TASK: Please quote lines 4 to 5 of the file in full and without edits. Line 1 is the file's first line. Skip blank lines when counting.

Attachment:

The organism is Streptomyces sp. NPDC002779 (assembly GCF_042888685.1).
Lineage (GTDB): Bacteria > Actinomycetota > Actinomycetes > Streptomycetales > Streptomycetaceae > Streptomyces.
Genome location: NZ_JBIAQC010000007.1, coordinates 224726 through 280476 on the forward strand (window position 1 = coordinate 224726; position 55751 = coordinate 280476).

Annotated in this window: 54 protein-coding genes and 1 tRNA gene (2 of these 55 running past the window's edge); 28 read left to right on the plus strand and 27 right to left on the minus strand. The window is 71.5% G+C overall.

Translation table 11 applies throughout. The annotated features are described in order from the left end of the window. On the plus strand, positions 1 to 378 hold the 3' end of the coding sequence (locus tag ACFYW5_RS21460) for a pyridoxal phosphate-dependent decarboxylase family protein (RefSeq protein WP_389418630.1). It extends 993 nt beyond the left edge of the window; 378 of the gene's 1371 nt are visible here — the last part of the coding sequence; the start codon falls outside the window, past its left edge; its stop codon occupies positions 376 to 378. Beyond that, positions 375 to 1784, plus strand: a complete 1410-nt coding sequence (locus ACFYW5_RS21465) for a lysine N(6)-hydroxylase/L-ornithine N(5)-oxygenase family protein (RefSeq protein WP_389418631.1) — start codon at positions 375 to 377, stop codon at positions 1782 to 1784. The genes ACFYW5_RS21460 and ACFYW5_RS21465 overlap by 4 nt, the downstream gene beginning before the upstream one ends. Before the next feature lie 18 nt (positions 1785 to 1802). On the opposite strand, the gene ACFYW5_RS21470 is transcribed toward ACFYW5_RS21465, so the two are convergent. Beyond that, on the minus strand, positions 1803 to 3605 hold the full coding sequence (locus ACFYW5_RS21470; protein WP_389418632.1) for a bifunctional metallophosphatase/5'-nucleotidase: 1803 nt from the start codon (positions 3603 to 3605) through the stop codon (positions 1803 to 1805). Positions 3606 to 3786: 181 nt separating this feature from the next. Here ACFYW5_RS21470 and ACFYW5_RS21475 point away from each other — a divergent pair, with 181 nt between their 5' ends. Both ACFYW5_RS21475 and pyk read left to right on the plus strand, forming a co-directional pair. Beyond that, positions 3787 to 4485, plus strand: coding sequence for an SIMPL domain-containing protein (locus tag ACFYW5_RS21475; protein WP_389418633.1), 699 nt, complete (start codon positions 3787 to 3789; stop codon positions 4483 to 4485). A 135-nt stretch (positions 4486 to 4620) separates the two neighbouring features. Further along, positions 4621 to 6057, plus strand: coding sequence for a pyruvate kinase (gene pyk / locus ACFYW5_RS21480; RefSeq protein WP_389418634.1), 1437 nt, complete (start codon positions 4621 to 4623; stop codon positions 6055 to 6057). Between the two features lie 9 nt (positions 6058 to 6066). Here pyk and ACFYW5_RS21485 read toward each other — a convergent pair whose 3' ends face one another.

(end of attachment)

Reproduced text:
Annotated in this window: 54 protein-coding genes and 1 tRNA gene (2 of these 55 running past the window's edge); 28 read left to right on the plus strand and 27 right to left on the minus strand. The window is 71.5% G+C overall.

Translation table 11 applies throughout. The annotated features are described in order from the left end of the window. On the plus strand, positions 1 to 378 hold the 3' end of the coding sequence (locus tag ACFYW5_RS21460) for a pyridoxal phosphate-dependent decarboxylase family protein (RefSeq protein WP_389418630.1). It extends 993 nt beyond the left edge of the window; 378 of the gene's 1371 nt are visible here — the last part of the coding sequence; the start codon falls outside the window, past its left edge; its stop codon occupies positions 376 to 378. Beyond that, positions 375 to 1784, plus strand: a complete 1410-nt coding sequence (locus ACFYW5_RS21465) for a lysine N(6)-hydroxylase/L-ornithine N(5)-oxygenase family protein (RefSeq protein WP_389418631.1) — start codon at positions 375 to 377, stop codon at positions 1782 to 1784. The genes ACFYW5_RS21460 and ACFYW5_RS21465 overlap by 4 nt, the downstream gene beginning before the upstream one ends. Before the next feature lie 18 nt (positions 1785 to 1802). On the opposite strand, the gene ACFYW5_RS21470 is transcribed toward ACFYW5_RS21465, so the two are convergent. Beyond that, on the minus strand, positions 1803 to 3605 hold the full coding sequence (locus ACFYW5_RS21470; protein WP_389418632.1) for a bifunctional metallophosphatase/5'-nucleotidase: 1803 nt from the start codon (positions 3603 to 3605) through the stop codon (positions 1803 to 1805). Positions 3606 to 3786: 181 nt separating this feature from the next. Here ACFYW5_RS21470 and ACFYW5_RS21475 point away from each other — a divergent pair, with 181 nt between their 5' ends. Both ACFYW5_RS21475 and pyk read left to right on the plus strand, forming a co-directional pair. Beyond that, positions 3787 to 4485, plus strand: coding sequence for an SIMPL domain-containing protein (locus tag ACFYW5_RS21475; protein WP_389418633.1), 699 nt, complete (start codon positions 3787 to 3789; stop codon positions 4483 to 4485). A 135-nt stretch (positions 4486 to 4620) separates the two neighbouring features. Further along, positions 4621 to 6057, plus strand: coding sequence for a pyruvate kinase (gene pyk / locus ACFYW5_RS21480; RefSeq protein WP_389418634.1), 1437 nt, complete (start codon positions 4621 to 4623; stop codon positions 6055 to 6057). Between the two features lie 9 nt (positions 6058 to 6066). Here pyk and ACFYW5_RS21485 read toward each other — a convergent pair whose 3' ends face one another.